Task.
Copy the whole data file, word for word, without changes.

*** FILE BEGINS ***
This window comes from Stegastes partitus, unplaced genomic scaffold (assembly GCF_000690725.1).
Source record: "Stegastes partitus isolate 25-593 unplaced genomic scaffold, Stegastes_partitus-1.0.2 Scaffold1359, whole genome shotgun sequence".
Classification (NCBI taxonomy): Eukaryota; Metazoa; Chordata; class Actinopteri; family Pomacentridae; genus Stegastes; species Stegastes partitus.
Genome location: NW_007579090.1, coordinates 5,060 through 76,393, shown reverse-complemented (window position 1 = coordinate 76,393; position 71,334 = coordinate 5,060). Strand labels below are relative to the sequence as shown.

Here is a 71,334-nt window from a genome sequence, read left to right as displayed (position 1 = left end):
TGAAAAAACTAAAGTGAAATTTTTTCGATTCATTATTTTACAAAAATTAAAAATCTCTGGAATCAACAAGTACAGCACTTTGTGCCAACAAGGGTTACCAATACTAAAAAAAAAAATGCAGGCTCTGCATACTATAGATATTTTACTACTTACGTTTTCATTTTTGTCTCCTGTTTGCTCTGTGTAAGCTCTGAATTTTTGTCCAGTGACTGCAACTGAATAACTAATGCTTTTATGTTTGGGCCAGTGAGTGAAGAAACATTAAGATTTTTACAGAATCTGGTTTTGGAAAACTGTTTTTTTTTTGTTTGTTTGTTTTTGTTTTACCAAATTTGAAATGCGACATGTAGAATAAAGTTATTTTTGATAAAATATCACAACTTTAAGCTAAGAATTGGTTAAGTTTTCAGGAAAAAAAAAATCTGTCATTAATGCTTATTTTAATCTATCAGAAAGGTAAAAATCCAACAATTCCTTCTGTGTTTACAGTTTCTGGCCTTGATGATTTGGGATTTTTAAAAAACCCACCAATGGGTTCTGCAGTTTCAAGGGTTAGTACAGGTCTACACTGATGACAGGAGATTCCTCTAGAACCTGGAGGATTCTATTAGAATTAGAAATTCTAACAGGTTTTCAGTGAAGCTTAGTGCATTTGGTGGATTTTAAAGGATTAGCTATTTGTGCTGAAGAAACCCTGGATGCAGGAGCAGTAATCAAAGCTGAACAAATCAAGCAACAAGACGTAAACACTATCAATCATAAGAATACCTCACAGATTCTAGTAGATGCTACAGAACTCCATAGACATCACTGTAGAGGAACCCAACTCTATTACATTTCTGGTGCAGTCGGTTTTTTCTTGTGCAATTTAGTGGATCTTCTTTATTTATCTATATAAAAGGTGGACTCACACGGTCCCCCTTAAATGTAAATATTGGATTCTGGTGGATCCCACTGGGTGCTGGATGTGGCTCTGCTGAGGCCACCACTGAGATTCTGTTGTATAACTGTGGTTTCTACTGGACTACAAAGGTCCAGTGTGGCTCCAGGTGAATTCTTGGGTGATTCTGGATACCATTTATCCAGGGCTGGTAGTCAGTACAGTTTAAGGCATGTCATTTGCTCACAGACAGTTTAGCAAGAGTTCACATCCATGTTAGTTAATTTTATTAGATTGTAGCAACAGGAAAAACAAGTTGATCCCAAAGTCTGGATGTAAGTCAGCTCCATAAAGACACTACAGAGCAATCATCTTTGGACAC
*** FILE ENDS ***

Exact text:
This window comes from Stegastes partitus, unplaced genomic scaffold (assembly GCF_000690725.1).
Source record: "Stegastes partitus isolate 25-593 unplaced genomic scaffold, Stegastes_partitus-1.0.2 Scaffold1359, whole genome shotgun sequence".
Classification (NCBI taxonomy): Eukaryota; Metazoa; Chordata; class Actinopteri; family Pomacentridae; genus Stegastes; species Stegastes partitus.
Genome location: NW_007579090.1, coordinates 5,060 through 76,393, shown reverse-complemented (window position 1 = coordinate 76,393; position 71,334 = coordinate 5,060). Strand labels below are relative to the sequence as shown.

Here is a 71,334-nt window from a genome sequence, read left to right as displayed (position 1 = left end):
TGAAAAAACTAAAGTGAAATTTTTTCGATTCATTATTTTACAAAAATTAAAAATCTCTGGAATCAACAAGTACAGCACTTTGTGCCAACAAGGGTTACCAATACTAAAAAAAAAAATGCAGGCTCTGCATACTATAGATATTTTACTACTTACGTTTTCATTTTTGTCTCCTGTTTGCTCTGTGTAAGCTCTGAATTTTTGTCCAGTGACTGCAACTGAATAACTAATGCTTTTATGTTTGGGCCAGTGAGTGAAGAAACATTAAGATTTTTACAGAATCTGGTTTTGGAAAACTGTTTTTTTTTTGTTTGTTTGTTTTTGTTTTACCAAATTTGAAATGCGACATGTAGAATAAAGTTATTTTTGATAAAATATCACAACTTTAAGCTAAGAATTGGTTAAGTTTTCAGGAAAAAAAAAATCTGTCATTAATGCTTATTTTAATCTATCAGAAAGGTAAAAATCCAACAATTCCTTCTGTGTTTACAGTTTCTGGCCTTGATGATTTGGGATTTTTAAAAAACCCACCAATGGGTTCTGCAGTTTCAAGGGTTAGTACAGGTCTACACTGATGACAGGAGATTCCTCTAGAACCTGGAGGATTCTATTAGAATTAGAAATTCTAACAGGTTTTCAGTGAAGCTTAGTGCATTTGGTGGATTTTAAAGGATTAGCTATTTGTGCTGAAGAAACCCTGGATGCAGGAGCAGTAATCAAAGCTGAACAAATCAAGCAACAAGACGTAAACACTATCAATCATAAGAATACCTCACAGATTCTAGTAGATGCTACAGAACTCCATAGACATCACTGTAGAGGAACCCAACTCTATTACATTTCTGGTGCAGTCGGTTTTTTCTTGTGCAATTTAGTGGATCTTCTTTATTTATCTATATAAAAGGTGGACTCACACGGTCCCCCTTAAATGTAAATATTGGATTCTGGTGGATCCCACTGGGTGCTGGATGTGGCTCTGCTGAGGCCACCACTGAGATTCTGTTGTATAACTGTGGTTTCTACTGGACTACAAAGGTCCAGTGTGGCTCCAGGTGAATTCTTGGGTGATTCTGGATACCATTTATCCAGGGCTGGTAGTCAGTACAGTTTAAGGCATGTCATTTGCTCACAGACAGTTTAGCAAGAGTTCACATCCATGTTAGTTAATTTTATTAGATTGTAGCAACAGGAAAAACAAGTTGATCCCAAAGTCTGGATGTAAGTCAGCTCCATAAAGACACTACAGAGCAATCATCTTTGGACAC